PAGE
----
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The henna tradition goes on

How wedding henna connected a Toronto bride to her roots



Manpreet Tathgar’s wedding day was on Sept. 21, 2018.


Two days earlier, around 30 of her female friends and relatives came together for a “‘henna night’,” where everyone had the chance to customize their own henna tattoos drawn on them for the weddings.

They could choose whatever henna they wanted, but the design would not be as elaborate as Tathgar’s. As the bride, she gets the darkest and most intricate design.

Getting henna done for one’s wedding day has always been part of South Asian culture, Tathgar says. So much so that, while it’s not mandatory, it’s rare to find a bride who identifies as South Asian and does not get henna ahead of her big day.

Tathgar, who lives in Brampton, likes embracing traditions from her culture, so getting henna for her wedding was always in the plan.


“Usually, it’s not until the bride has the henna on that she really feels like the bride,” Tathgar said. “It’s a staple piece. It kind of puts everything together.”


For her wedding, Tathgar had henna tattoos done on both of her hands and her feet. It took about three hours.

Nusrat Malik, a Toronto-based henna artist with her own business, Hennas by Nusrat, came in to do the henna. Tathgar found Malik over Instagram, where she saw pictures of Malik’s work on other brides. She then e-mailed Malik, asking her to create her wedding henna tattoo.

Malik lives in Vaughan. She creates her own natural henna paste at her home, and travels to clients’ houses and other events to do her work.


Henna paste is usually made from powder that is from South Asia. Artists then add oils, lemon juice, and sugar to make the paste. It is then put into henna cones, which are then used as a tool to draw hennas onto the skin.


After applying, the paste should not be touched for at least half an hour and the paste should be left to dry on the skin for about a day before it can be scraped off. The result should leave a nice stain design on the skin that will last for days.

Depending on the particular culture, hennas go by different names. For example, in Indian culture, the name for henna is menhdi. But they are ultimately the same thing.

Any forms of henna are an important part of the South Asian culture. Luckily, there are a nice variety of henna artists in Toronto, ensuring that Canadians of various South Asian backgrounds are able to connect back to their roots.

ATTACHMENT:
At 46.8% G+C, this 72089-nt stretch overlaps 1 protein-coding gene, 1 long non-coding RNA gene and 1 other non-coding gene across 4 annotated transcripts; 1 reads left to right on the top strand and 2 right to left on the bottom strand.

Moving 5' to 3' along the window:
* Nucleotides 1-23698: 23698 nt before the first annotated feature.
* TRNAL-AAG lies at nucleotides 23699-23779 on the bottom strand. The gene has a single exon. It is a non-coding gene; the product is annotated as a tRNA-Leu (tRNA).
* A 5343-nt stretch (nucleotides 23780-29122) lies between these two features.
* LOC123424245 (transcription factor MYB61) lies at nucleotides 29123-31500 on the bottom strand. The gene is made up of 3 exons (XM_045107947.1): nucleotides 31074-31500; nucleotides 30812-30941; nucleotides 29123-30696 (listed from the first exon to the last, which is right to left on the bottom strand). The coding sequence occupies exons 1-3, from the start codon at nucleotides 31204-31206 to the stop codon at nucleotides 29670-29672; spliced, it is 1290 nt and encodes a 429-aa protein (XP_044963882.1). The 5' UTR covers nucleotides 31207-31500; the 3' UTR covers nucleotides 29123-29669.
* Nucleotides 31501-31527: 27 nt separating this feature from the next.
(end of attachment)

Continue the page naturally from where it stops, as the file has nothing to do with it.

“It's not until the bride has the henna on that she really feels like the bride.” 



Sonia Sumaira, from Scarborough, is another Toronto-based henna artist with her own business, Sonia’s Henna Art, who designs henna for brides.


According to Sumaira, hennas have different significant meanings based on the lines of the henna and how dark they are. Even the colour of the paste has specific meanings. For wedding hennas, the darker the paste, the stronger the love between the bride and groom. In Canada, the paste is organic- nothing artificial can be added to it.


Both artists, Malik and Sumaira, know this and eagerly embrace the way it is done here because it is the way that desi women can connect back to their culture.

Dylan Clark is a professor at University of Toronto, who specializes in Contemporary Asian Studies as part of The Asian Institute in the Munk School of Global Affairs. On the subject of the importance of connecting back to one’s roots, he said, “Performances of cultural authenticity are always problematic, given that the very idea of an authentic culture to perform is somewhat suspect.”

Clark cites examples of Canadians who could engage in cultural practices for various reasons, whether to better understand their family or maybe to follow in their footsteps.


“In general, it’s hard- but by no means wrong- to take cultural practices out of context,” Clark said. “Generally speaking meanings and frameworks change when cultural practices move across time, space, and politics.”


For Malik, being able to help brides like Tathgar connect back to their roots has allowed for her to connect to her own as well.


When Malik got married in Canada 13 years ago, she wasn’t able to find a henna artist that could draw her wedding henna because Toronto wasn’t as diverse as it is now. There weren’t as many henna artists. She ended up doing it herself- but only on her left arm, since she was right-handed. Now, she is happy to be able to give other brides the wedding henna they want.

“It’s an awesome feeling where brides can get something related to their culture,” Malik says. “And it’s as beautiful and nice as they could get back home.”


Photo courtesy from top down: Nusrat Malik (Instagram: @hennabynusratofficial), Photos By Lanty (Unsplash), Vitaliy Lyubezhanin (Unsplash), Saad (Unsplash).

Click here to see more of Nusrat Malik and Sonia Sumaira's work!

“It's as beautiful and nice as they could get back home.”



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